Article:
Updated Covid-19 guidelines for South African workers – including ‘re-testing’ and when you can go back to work

The National Institute for Communicable Diseases (NICD) has published new guidelines which provide clarity on re-testing for Covid-19 and returning to work.

At present, the institute said that the re-testing people who have experienced mild illness, and have recovered from Covid-19 is not recommended.

“A person is considered safe to return to the workplace and discontinue self-isolation if they are no longer infectious,” it said.

“This means they developed their first symptoms more than 10 days prior and have not experienced any symptoms for at least three days (72 hours). However, returning to work is dependent on the patient’s clinical state of health.”

Infectious period 

The NICD said that the most infectious period is thought to be one to three days before symptoms start, and in the first seven days after symptoms begin.

“But some people may remain infectious for longer and this is because typically with viruses, the higher the viral load (the more virus circulating in the body), the higher the risk of transmission through known transmission pathways.

“So the more severe the illness and the higher the viral load, the longer you continue to shed the virus and are infectious.”

If someone with mild disease has been symptom-free for three days and they developed their first symptoms more than 10 days prior, they are no longer considered to be infectious, the NICD said.

Do I need a negative test to return to work? 

If a worker has been diagnosed with Covid-19 and isolated in accordance with the guidelines, an employer may only allow a worker to return to work on the following conditions:

  • The worker has completed the mandatory 10 days of self-isolation;
  • The worker may need to undergo a medical evaluation confirming fitness to work;
  • The worker on returning to work then needs to wear a surgical mask for 21 days from the positive test result while at work and practices social distancing and good respiratory and hand hygiene.

“People who have been self-quarantining, because they had contact with a confirmed case of Covid-19 and have completed their 10-day quarantine period without developing symptoms, can return to work on day 11,” the NICD said.

“There is no requirement to be tested prior to returning to the work. It is, however, recommended they continue to practice social distancing and good hygiene as a precaution and wear a surgical mask.”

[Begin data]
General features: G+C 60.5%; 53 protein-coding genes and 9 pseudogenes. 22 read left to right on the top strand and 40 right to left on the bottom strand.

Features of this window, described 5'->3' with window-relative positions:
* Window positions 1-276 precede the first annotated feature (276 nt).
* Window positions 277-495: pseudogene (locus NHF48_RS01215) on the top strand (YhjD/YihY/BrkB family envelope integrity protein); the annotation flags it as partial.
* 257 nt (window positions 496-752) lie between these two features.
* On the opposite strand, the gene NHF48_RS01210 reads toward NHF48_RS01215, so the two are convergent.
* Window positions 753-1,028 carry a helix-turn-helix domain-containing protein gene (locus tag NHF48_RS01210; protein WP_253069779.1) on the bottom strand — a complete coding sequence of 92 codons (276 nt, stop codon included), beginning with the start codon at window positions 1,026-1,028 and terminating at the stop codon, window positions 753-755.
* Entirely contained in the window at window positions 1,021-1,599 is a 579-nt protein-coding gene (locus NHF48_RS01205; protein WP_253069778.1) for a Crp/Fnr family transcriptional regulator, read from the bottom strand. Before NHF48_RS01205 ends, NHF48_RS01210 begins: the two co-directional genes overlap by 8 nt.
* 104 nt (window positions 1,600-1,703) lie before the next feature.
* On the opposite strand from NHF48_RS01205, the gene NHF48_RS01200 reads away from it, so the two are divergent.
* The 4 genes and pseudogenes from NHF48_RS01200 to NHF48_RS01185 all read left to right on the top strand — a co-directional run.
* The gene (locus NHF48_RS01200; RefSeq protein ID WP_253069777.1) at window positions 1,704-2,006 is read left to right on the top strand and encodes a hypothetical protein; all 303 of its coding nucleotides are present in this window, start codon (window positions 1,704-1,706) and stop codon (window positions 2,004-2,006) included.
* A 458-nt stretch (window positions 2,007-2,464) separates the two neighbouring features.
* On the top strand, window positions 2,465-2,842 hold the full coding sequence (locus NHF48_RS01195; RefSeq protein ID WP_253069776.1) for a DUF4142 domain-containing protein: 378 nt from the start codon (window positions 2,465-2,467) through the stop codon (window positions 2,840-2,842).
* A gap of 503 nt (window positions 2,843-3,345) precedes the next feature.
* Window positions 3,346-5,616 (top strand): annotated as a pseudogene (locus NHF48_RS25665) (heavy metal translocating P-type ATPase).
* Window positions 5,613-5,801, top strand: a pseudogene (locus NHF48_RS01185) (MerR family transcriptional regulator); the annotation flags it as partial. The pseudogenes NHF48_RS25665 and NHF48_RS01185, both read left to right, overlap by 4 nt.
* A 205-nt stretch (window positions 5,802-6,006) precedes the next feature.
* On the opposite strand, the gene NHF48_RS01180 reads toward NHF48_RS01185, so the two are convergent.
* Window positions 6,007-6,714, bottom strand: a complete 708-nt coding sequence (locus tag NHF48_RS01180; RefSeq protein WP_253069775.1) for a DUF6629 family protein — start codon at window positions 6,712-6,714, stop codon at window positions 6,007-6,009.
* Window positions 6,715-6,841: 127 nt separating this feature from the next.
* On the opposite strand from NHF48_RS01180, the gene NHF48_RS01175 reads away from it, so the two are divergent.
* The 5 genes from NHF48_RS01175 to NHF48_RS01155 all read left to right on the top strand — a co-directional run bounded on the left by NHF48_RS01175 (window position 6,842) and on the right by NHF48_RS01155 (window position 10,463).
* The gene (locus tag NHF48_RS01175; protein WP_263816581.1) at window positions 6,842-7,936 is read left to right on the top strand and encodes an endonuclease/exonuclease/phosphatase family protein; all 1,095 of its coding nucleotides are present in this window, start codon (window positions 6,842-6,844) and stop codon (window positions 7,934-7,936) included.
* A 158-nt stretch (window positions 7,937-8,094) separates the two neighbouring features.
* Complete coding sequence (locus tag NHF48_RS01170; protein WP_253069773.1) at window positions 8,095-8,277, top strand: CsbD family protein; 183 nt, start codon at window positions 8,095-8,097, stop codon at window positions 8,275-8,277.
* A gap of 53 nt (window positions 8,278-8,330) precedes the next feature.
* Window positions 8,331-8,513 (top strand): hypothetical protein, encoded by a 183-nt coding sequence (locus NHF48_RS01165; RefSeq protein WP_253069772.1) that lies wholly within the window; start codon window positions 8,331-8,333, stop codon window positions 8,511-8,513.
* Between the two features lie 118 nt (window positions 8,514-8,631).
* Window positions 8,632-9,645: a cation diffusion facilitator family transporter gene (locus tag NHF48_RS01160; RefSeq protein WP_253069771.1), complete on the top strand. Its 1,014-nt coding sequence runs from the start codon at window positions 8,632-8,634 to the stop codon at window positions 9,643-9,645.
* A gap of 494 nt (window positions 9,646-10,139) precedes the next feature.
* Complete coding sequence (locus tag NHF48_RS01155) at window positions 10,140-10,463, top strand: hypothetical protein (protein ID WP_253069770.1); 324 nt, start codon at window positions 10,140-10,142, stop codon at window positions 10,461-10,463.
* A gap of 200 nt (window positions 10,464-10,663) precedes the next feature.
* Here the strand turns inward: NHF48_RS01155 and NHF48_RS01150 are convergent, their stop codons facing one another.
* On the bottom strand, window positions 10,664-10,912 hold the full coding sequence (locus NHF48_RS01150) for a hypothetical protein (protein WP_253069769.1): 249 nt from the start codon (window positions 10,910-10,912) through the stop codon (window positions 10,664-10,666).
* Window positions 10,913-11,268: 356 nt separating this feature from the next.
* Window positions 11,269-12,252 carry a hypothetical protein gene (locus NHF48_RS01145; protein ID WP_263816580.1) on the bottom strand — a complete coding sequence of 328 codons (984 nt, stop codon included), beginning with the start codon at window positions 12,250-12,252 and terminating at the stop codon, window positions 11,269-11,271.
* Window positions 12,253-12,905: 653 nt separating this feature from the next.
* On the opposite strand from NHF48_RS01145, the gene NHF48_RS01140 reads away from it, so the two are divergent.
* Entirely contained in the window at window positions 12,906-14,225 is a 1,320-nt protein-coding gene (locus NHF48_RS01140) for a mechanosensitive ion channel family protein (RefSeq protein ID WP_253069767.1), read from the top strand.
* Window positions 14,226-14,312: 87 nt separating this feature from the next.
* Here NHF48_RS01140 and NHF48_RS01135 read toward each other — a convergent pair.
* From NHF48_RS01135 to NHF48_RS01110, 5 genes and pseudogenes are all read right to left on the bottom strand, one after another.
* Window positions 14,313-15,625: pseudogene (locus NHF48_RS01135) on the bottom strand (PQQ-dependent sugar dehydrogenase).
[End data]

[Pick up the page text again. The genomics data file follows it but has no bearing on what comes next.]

False negatives and extended positive periods

The NICD said that a patient can have a false negative if they have very little virus up their nasal passages or perhaps the specimen was taken inappropriately.

In these cases, if a patient presents with symptoms of Covid-19 — cough, fever, shortness of breath — but they test negative, they should consult their health practitioner for further assessment, the NICD said.

Patients can also remain PCR positive (from Polymerase Chain Reaction testing) even after they are no longer infectious.

“A positive PCR test does not equate to an infectious, viable virus. Patients may be de-isolated without the need for repeat PCR tests provided the patient’s fever has resolved and their symptoms have improved.

“Those with mild disease may be de-isolated 10 days after symptom onset, while those with severe disease may be de-isolated 10 days after achieving clinical stability (e.g. once supplemental oxygen is discontinued).”

The NICD said it is common for patients to continue to have symptoms for longer than the above time periods (10 days) and that full recovery may take several weeks.

“Patients who are still symptomatic at the end of their isolation period can be de-isolated provided that their fever has resolved (without the use of antipyretics) and their symptoms have improved. If symptoms are persisting, the worker should seek medical assessment from their practitioner.”

I was tested over two weeks ago and I haven’t received my results yet. Can I return to work?

Suspected Covid-19 cases who are or have mild disease, should be managed at home while awaiting test results, isolated from the workplace, the NICD said.

“These workers should communicate with their manager and not be at work until they have results. Constant communication with their employer is essential during this time so that the workplace can take steps to manage and clean as appropriate.”

Read: More than half of South Africans want schools to stay closed: study

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Updated Covid-19 guidelines for South African workers – including ‘re-testing’ and when you can go back to work